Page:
By vigilantly removing or revealing hidden dangers, we can spare others embarrassment, loss, harm, or death. What stops us?
THE WHITE “landing lights” by Metro Center’s northbound track are blinking; in a minute, I and my fellow train warriors will be jostling onto the Red Line to Shady Grove.
Well, not all of us. It’s rush hour, when alternate trains will end four stations shy. Like the train pulling in, marked “Grosvenor.”
A blind man taps his white cane as he inches into the queue. What if he needs the Shady Grove? “Sir with the cane,” I say, “this train ends at Grosvenor.”
“It does? Thanks,” he says. “I’ll wait for the next.”
“You shall not place a stumbling block before the blind,” enjoins Leviticus 19:14. This prohibition, the Talmud explains, must be obeyed proactively: Remove an obstacle that threatens harm to others.
Yet even in its “thou shalt” sense, as commandments go 19:14 is easy to obey. It is, moreover, immensely rewarding: Few good deeds bring so much good for so little deed.
Why, then, were dozens of bystanders ready to let a blind man stumble onto the wrong train? Why, after stumbling over a danger ourselves, do we leave the stumbling block in place, certain to ensnare others?
Why not do the right thing, when the right thing asks so little?
The scope of Leviticus 19:14 is as varied as our routines. To take it seriously, we must remove—or at least, bring to light—any obstacle, however intimate or mundane, that threatens to cause the unwary to suffer inconvenience, shame, loss, harm, or death.
If you wish to adopt verse 14, here are 10 ways.
1. Warn others of a coin-eating vending machine.
The payphone won’t return a dial tone…or your coins. Leviticus 19:14: “Post an OUT OF ORDER note.” No time? Stuff a wad of paper in the slot.
2. Post a Beware sign on a fouled toilet.
Rushing into a public bathroom stall, you’re greeted by a backed-up toilet, its murky waters brimming with Number 2. As you retreat in disgust, sayeth Leviticus 19:14, “Tear off two lengths of toilet paper, close the door, and drape an X over the door.”
3. Provide all contact and event data in a mailing.
A PTA newsletter instructs you to call the school but provides no phone number. A countywide handout invites you to a school meeting but provides no street address. A card invites you to a dinner on the 24th, but makes you and the other 32 invitees look up the day. Don’t get me started on dates that don’t match the days.
4. Inform someone if their grooming needs attention.
Repeat after me: “Sir, your fly is open / your shirttail is out.” “Madam, your slip is showing.” “Excuse me, but you appear to have sat in something.” Rude? Ask yourself: How do you feel when you discover that everyone has been letting you walk around with pepperoni pizza on your butt?
My wife and I were once sitting across from a salesman. As a glob of snot dangled from his nose, we said nothing. When a passing colleague alerted him, the salesman turned to us and asked, “Why didn’t you tell me?”
5. Provide callers the phone number they’ve tried to reach.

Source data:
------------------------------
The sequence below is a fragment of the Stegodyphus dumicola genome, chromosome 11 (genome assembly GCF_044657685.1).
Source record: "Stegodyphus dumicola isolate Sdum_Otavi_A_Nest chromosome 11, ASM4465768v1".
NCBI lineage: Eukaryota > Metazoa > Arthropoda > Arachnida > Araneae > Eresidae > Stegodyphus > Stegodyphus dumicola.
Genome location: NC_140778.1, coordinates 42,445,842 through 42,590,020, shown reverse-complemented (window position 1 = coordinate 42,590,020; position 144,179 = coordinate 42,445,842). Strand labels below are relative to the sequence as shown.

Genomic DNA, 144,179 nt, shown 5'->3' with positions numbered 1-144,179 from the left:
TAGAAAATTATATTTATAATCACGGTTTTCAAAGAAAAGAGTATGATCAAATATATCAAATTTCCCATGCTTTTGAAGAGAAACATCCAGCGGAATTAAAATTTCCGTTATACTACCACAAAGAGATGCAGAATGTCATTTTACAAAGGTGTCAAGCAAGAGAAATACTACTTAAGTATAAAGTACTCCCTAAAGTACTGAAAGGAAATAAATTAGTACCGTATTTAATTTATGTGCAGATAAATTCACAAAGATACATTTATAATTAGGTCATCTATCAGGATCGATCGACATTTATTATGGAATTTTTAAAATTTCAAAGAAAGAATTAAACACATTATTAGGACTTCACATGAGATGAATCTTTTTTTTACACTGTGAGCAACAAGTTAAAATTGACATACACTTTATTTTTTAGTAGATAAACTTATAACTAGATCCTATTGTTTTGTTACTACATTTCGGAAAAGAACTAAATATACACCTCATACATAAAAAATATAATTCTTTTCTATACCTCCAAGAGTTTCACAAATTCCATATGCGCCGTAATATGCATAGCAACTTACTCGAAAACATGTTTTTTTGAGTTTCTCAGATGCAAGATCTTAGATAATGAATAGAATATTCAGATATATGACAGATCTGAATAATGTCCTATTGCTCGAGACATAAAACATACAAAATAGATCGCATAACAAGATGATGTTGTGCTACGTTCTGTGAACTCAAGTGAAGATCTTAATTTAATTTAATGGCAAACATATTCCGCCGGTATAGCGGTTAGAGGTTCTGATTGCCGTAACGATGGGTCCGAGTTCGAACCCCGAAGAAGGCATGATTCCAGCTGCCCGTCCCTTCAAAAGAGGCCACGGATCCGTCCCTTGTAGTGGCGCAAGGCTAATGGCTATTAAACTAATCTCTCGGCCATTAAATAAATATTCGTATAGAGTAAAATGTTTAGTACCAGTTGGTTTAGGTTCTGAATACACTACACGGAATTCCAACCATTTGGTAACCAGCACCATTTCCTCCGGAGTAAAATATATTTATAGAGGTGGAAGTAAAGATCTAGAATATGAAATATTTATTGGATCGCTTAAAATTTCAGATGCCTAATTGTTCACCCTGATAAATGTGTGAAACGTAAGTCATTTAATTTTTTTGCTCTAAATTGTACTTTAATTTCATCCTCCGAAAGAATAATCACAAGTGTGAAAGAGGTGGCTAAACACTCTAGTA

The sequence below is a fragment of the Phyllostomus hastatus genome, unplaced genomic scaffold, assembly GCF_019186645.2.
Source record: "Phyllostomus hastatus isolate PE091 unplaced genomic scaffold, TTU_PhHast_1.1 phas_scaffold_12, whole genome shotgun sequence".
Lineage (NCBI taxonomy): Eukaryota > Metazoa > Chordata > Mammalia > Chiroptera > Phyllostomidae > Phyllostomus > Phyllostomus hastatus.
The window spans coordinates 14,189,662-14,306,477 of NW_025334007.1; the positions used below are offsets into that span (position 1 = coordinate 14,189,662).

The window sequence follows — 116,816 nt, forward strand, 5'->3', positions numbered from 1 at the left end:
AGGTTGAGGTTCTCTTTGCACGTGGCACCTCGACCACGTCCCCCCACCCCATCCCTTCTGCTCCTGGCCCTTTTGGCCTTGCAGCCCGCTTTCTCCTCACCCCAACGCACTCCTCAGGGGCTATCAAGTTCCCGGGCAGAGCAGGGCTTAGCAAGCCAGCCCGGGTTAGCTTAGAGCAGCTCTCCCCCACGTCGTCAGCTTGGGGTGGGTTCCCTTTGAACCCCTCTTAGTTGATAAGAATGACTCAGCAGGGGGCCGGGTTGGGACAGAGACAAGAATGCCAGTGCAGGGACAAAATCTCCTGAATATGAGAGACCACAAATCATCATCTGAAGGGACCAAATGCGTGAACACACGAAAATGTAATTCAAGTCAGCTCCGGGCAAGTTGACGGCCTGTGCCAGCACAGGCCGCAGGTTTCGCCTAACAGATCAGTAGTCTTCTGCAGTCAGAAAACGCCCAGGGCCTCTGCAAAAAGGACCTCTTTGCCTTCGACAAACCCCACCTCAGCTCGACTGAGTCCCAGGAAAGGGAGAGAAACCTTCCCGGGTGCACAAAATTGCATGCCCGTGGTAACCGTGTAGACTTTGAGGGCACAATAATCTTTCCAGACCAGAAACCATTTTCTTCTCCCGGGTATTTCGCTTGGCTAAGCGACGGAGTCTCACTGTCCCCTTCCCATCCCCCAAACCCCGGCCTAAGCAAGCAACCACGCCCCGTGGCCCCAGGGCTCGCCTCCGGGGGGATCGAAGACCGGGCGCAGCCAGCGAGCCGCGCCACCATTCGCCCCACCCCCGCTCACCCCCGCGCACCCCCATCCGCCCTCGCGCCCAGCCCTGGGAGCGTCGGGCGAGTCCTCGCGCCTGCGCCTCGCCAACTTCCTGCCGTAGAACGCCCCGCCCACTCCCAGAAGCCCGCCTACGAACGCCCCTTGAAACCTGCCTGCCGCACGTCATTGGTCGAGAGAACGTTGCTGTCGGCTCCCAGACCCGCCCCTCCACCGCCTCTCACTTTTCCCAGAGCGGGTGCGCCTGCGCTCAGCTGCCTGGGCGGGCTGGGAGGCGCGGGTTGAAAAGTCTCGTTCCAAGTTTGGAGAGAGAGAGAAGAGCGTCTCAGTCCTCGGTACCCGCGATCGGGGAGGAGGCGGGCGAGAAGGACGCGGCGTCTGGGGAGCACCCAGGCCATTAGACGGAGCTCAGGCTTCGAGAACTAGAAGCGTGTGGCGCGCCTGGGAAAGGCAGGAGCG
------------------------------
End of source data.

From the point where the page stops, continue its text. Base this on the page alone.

Woe to the jerk who won’t when I call:
(party at the other end) “Drew’s Dry Cleaning.”
(me) “Oh, sorry—this isn’t Bob’s Bowling?”
“It used to be, but we have their number now.”
“I see. Can you tell me Bob’s new number?”
“I’m sorry, sir, I don’t have it.”
“I’ll bet you get lots of calls for Bob’s Bowling.”
“Yes, sir, at least six a day.”
“Tell you what. I’ll call Information and get Bob’s new number. If I give it to you, will you keep it by your phone so no one else will have to waste minutes?”
“Sir, I don’t have time to give out numbers all day.”
“In the time it took to tell me you can’t, you could have given me the number and earned goodwill.”
6. Alert others when the thing they await is not available.
Has the checkout clerk told you you’re the last customer she’ll take? 19:14: “Inform those queuing up behind you.” Are you pulling out of the school parking lot because all spaces are taken? 19:14: “Wave off drivers who are about to repeat your mistake.”
7. Alert approaching drivers that their headlights are off.
A simple ON–OFF of your own lights will do. And for advanced Leviticans…
8. Let a driver know if a taillight or brake light is out.
Does Leviticus 19:14 suggest we should bolt out of our car, sprint to the driver ahead of us at a red light, and shout, “Your brake light is out”? Yes. Roll down our window and holler to the driver stopped beside us? Ditto. Follow her minivan into the mall parking lot to tell her? You bet your life. How else can she know?
9. Warn drivers of hazards ahead.
Emerging from a bend, you pass a bicyclist cruising the other way. Seconds later, a red sports coupe is swiftly approaching. Leviticus 19:14: “Flash your brights twice!” Experienced drivers will understand that around the bend lurks a cop, a deer, a slow-moving vehicle, or an obstacle. Which brings us to…
10. Remove obstacles from a path.
Who hasn’t swerved to avert a box that’s tumbled from a truckbed? Leviticus 19:14: “Park your car, wait for traffic to clear, dash out, and pull the box out of harm’s way.” Joggers, walkers, cyclists, this one’s for you. And while you’re at it, kick aside the broken Coors bottle on that sidewalk or driveway.
One night, a motorist called to reported a mattress in the road. “I’m sorry,” droned the 911 operator, “we don’t consider that an emergency.” He explained: Drivers are swerving out of its way. Someone’s going to get killed.” But the operator kept quoting the code, chapter and verse. “Fine,” said the exasperated caller, “but if someone dies, it’ll be on your head.”
Someone did, and it was.
Just maybe, the events of 9-11 were our call to embrace Leviticus 19:14.
It’s a chapter and verse we can live by.
© 2001 Paul Franklin Stregevsky